Elections have consequences. Even though 80% of Americans like their current health insurance as provided by their companies, President Obama and his fellow Democrats approved the “Patient Protection and Affordable Health Care Act” on March 24, 2010.
This debate has been called Health Care Reform but it more accurate to say it’s Health Insurance Reform. It will radically change the way employees receive health care coverage in the U.S., opening eligibility to more than 32 additional Americans.
It’s said that people don’t fear change ? they fear uncertainty. The debate over Health Care Reform has raged for more than a year, mostly about uncertainty. People accept that change must take place because health costs are growing at double-digit rates. But they don’t like the idea they may have to pay more money for health insurance, or to wait long periods of time for doctor appointments or treatment, or to pay more taxes for others to have health coverage. They were also concerned about increasing government control in this area. Insurance companies can be difficult to deal with, but the government is impossible.
Perhaps the biggest break President Obama received was news from California in February, 2010 about an insurance company called Anthem- Blue Cross. As was noted in a New York Times article “Health Vote Caps a Journey Back from the Brink” (3/20/10),
Anthem announced to its customers its plan to increase health premiums by 39% (!) effective March 1st.
Now Mr. Obama had the argument he needed to overcome peoples’ doubts about his Health Reform idea. The cost of providing the current system of health care was costing a lot more than people imagined. While most employees were still paying only 15% of the total cost of premiums, that can’t be sustainable if overall insurance costs to their employers are rising at 30-40% each year. Even though employees like their current system, it’s only a matter of time before companies simply can’t afford to provide the same care without transferring a lot of the cost to the employees through higher premiums or cost share.
One other issue helped the President ? the current recession. Many people feel that President Obama should spend most of his time creating jobs and growing the economy, but he seems to be spending most of his time on Health Care Reform. But that has helped the President’s case for Health Reform. Because the unemployment rate has not improved beyond 9.7%, people feel the threat of unemployment every day. That fear was used to create more public support for the new Health Reform bill because the new system will offer guaranteed health coverage to people without jobs.
It’s difficult to determine now the ultimate success of this Health Care Reform ‘victory’ for the future of the U.S. According to the “Iron Triangle” theory, there are 3 elements of health care that are interdependent ? Cost, Accessibility and Quality. If you alter one of these elements, the other 2 suffer. Increasing accessibility to 32 new Americans should definitely increase overall health care costs in the U.S. and lead to a decrease in quality ? fewer doctor choices, longer waits, etc. Even the government predicts that government spending in this area will increase by $1 trillion over the next 10 years. Since the government has a record of underestimating future costs, the additional cost will be probably $2-3 trillion.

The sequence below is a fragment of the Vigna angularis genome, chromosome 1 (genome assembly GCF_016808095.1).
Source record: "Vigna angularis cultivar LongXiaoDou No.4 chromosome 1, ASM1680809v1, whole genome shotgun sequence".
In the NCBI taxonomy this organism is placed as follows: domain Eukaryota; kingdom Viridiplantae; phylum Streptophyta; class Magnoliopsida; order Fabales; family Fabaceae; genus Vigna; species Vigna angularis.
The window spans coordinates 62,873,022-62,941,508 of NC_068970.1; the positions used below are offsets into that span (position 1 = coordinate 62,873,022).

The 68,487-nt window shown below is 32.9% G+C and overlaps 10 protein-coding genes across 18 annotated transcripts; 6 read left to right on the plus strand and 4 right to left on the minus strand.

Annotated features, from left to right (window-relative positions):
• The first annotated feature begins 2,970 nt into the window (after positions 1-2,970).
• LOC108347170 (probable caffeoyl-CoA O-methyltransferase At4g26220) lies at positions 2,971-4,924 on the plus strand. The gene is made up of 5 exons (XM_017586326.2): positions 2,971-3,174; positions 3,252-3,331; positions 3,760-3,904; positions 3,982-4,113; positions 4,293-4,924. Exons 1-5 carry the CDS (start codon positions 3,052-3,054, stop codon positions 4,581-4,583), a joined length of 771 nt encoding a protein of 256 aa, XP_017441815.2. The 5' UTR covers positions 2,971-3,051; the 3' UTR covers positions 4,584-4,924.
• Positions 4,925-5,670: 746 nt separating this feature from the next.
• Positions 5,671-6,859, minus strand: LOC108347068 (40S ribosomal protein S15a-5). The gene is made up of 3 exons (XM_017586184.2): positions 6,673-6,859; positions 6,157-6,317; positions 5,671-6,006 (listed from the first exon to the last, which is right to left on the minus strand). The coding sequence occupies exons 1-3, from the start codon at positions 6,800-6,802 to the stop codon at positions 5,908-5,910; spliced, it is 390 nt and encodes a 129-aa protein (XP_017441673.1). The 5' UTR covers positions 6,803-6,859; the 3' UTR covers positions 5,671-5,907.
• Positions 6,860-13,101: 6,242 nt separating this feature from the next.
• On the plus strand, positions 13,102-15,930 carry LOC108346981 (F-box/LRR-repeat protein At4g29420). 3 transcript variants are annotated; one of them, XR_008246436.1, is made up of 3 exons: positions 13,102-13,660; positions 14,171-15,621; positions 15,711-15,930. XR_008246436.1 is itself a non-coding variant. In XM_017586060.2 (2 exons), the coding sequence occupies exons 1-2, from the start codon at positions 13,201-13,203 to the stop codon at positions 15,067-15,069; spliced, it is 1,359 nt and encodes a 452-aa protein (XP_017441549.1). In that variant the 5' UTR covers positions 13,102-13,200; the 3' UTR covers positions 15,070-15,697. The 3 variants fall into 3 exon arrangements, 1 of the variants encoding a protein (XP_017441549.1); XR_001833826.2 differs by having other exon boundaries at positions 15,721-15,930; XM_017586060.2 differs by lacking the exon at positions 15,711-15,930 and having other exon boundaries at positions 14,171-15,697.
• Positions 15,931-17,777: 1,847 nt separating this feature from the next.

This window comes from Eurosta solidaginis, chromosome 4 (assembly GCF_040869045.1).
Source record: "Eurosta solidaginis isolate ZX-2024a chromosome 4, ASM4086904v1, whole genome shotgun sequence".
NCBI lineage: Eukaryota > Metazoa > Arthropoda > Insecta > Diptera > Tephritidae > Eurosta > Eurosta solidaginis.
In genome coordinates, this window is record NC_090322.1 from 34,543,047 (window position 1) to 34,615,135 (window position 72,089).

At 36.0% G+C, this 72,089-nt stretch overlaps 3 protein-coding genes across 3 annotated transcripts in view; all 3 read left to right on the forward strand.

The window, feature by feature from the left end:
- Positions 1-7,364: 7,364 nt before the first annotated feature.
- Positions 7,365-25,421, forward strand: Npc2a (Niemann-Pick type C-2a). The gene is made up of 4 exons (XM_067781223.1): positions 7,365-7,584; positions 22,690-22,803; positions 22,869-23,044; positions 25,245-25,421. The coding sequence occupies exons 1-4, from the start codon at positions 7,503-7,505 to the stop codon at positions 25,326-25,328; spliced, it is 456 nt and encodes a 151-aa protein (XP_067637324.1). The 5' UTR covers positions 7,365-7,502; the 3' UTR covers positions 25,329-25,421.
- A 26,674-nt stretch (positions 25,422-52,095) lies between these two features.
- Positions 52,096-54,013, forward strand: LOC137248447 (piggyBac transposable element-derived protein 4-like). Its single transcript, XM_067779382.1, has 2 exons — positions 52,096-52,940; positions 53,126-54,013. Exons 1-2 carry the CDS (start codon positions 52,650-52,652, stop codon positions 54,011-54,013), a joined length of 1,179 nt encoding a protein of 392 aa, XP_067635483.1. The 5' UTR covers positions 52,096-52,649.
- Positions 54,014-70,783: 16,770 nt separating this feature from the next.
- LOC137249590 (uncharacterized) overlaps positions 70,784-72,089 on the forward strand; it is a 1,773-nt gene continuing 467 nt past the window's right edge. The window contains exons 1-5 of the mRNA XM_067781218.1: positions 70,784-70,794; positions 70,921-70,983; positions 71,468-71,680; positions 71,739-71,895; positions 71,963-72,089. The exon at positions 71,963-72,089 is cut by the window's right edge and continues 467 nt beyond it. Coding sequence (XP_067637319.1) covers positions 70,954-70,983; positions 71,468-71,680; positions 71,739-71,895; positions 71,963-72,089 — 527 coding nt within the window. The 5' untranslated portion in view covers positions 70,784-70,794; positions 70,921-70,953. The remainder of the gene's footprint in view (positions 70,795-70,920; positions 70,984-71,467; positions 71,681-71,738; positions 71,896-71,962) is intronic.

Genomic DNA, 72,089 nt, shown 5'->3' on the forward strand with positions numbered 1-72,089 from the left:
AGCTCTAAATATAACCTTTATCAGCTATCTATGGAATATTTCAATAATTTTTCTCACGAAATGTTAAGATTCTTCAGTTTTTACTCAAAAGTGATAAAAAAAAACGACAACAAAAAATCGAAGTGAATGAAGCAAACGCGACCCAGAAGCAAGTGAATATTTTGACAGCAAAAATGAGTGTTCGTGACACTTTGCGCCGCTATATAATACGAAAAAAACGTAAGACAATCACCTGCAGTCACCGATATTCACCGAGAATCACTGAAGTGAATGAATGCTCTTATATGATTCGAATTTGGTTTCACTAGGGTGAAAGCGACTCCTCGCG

It’s nice to know that people won’t be denied coverage due to pre-existing conditions, or that children can remain on their parents’ health coverage until age 26. It’s also nice to know that people will be required to purchase insurance beginning in 2014 and more people will be able to buy insurance if they lose their jobs.
But the Obama Health Reform bill failed to address the key problem with the future of health care in the U.S. ? how do you control costs? Whether companies pay for health care or the people themselves or the government, costs will continue to rise unless radical measures are taken to impact costs. The Republicans offered 2 ideas that were ignored ?Putting a limit on malpractice claims and allowing insurance companies to operate On a national level instead of applying for state-by-state licenses. Both measures would allow competition to play in role in controlling costs, much like the cell phone and LCD t.v. industries were forced to reduce costs to compete and survive. But Democrats Are supported by trial lawyers and unions, so both ideas were doomed to failure. Trial lawyers make most of their money on malpractice lawsuits, and unions represent many of the state employees who oversee state licensing and health insurance oversight.
Premiums should continue to rise after Health Care Reform, with companies making tough decisions on transferring costs to employees or limiting coverage. Taxes will rise As the government incurs larger deficits relating to its commitments. Employees will pay higher taxes ? the first clear sign of this is the requirement to report the value of health insurance for employees on their W-2 tax forms beginning 2010.
The first survey on American sentiment about Health Care Reform will be the November 2010 elections. If the 80% of Americans who are satisfied with their health care see Large premium increases or decreases in health care quality, they may use their votes to try to overturn Health Reform and vote against Democrats. If unemployment remains high, they may feel the fear of job loss outweighs the future high costs of Reform and vote against the Republicans.
In either event, the subject of health care reform will remain controversial and costly for many years to come. Companies operating in the U.S. will see the beginning of a shift to government provided health care along with tax increases long into the future.